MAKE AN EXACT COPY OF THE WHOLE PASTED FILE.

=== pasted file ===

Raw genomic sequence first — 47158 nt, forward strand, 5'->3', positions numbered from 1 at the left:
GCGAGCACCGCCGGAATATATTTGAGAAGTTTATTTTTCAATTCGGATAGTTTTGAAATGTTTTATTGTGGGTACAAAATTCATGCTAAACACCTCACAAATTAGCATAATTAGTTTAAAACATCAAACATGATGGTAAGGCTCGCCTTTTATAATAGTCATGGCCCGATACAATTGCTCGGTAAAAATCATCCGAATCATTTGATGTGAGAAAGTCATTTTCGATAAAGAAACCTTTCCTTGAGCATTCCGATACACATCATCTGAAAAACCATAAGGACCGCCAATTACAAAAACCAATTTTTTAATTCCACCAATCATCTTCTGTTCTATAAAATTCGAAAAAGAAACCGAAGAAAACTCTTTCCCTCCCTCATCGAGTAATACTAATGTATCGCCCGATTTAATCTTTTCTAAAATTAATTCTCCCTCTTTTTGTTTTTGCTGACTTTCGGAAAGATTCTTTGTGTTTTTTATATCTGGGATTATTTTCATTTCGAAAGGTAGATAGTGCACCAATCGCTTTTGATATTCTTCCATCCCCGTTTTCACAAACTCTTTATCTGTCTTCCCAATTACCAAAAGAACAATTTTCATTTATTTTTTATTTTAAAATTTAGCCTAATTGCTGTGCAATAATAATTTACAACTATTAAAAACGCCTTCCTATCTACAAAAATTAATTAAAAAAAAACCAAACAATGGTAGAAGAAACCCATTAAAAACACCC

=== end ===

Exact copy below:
Raw genomic sequence first — 47158 nt, forward strand, 5'->3', positions numbered from 1 at the left:
GCGAGCACCGCCGGAATATATTTGAGAAGTTTATTTTTCAATTCGGATAGTTTTGAAATGTTTTATTGTGGGTACAAAATTCATGCTAAACACCTCACAAATTAGCATAATTAGTTTAAAACATCAAACATGATGGTAAGGCTCGCCTTTTATAATAGTCATGGCCCGATACAATTGCTCGGTAAAAATCATCCGAATCATTTGATGTGAGAAAGTCATTTTCGATAAAGAAACCTTTCCTTGAGCATTCCGATACACATCATCTGAAAAACCATAAGGACCGCCAATTACAAAAACCAATTTTTTAATTCCACCAATCATCTTCTGTTCTATAAAATTCGAAAAAGAAACCGAAGAAAACTCTTTCCCTCCCTCATCGAGTAATACTAATGTATCGCCCGATTTAATCTTTTCTAAAATTAATTCTCCCTCTTTTTGTTTTTGCTGACTTTCGGAAAGATTCTTTGTGTTTTTTATATCTGGGATTATTTTCATTTCGAAAGGTAGATAGTGCACCAATCGCTTTTGATATTCTTCCATCCCCGTTTTCACAAACTCTTTATCTGTCTTCCCAATTACCAAAAGAACAATTTTCATTTATTTTTTATTTTAAAATTTAGCCTAATTGCTGTGCAATAATAATTTACAACTATTAAAAACGCCTTCCTATCTACAAAAATTAATTAAAAAAAAACCAAACAATGGTAGAAGAAACCCATTAAAAACACCC